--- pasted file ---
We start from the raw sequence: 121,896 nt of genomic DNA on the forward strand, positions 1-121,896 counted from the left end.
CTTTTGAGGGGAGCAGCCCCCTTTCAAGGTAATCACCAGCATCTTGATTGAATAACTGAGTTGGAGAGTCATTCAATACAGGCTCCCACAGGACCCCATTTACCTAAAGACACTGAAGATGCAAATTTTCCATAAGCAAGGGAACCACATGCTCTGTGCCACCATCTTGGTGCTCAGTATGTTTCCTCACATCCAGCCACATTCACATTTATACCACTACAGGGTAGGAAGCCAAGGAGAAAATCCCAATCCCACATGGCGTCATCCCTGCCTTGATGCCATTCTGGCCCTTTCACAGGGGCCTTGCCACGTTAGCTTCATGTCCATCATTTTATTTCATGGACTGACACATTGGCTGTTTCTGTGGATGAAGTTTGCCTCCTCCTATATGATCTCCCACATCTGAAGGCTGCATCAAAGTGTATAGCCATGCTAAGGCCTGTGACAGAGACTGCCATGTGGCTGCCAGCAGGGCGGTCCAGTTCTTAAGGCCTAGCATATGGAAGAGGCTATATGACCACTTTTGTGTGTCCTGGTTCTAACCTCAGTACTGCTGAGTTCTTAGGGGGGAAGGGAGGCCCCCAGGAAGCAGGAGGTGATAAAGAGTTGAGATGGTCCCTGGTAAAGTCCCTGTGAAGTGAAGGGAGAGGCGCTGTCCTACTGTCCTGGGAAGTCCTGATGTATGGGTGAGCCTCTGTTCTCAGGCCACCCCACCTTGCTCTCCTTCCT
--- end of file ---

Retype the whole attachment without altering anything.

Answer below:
We start from the raw sequence: 121,896 nt of genomic DNA on the forward strand, positions 1-121,896 counted from the left end.
CTTTTGAGGGGAGCAGCCCCCTTTCAAGGTAATCACCAGCATCTTGATTGAATAACTGAGTTGGAGAGTCATTCAATACAGGCTCCCACAGGACCCCATTTACCTAAAGACACTGAAGATGCAAATTTTCCATAAGCAAGGGAACCACATGCTCTGTGCCACCATCTTGGTGCTCAGTATGTTTCCTCACATCCAGCCACATTCACATTTATACCACTACAGGGTAGGAAGCCAAGGAGAAAATCCCAATCCCACATGGCGTCATCCCTGCCTTGATGCCATTCTGGCCCTTTCACAGGGGCCTTGCCACGTTAGCTTCATGTCCATCATTTTATTTCATGGACTGACACATTGGCTGTTTCTGTGGATGAAGTTTGCCTCCTCCTATATGATCTCCCACATCTGAAGGCTGCATCAAAGTGTATAGCCATGCTAAGGCCTGTGACAGAGACTGCCATGTGGCTGCCAGCAGGGCGGTCCAGTTCTTAAGGCCTAGCATATGGAAGAGGCTATATGACCACTTTTGTGTGTCCTGGTTCTAACCTCAGTACTGCTGAGTTCTTAGGGGGGAAGGGAGGCCCCCAGGAAGCAGGAGGTGATAAAGAGTTGAGATGGTCCCTGGTAAAGTCCCTGTGAAGTGAAGGGAGAGGCGCTGTCCTACTGTCCTGGGAAGTCCTGATGTATGGGTGAGCCTCTGTTCTCAGGCCACCCCACCTTGCTCTCCTTCCT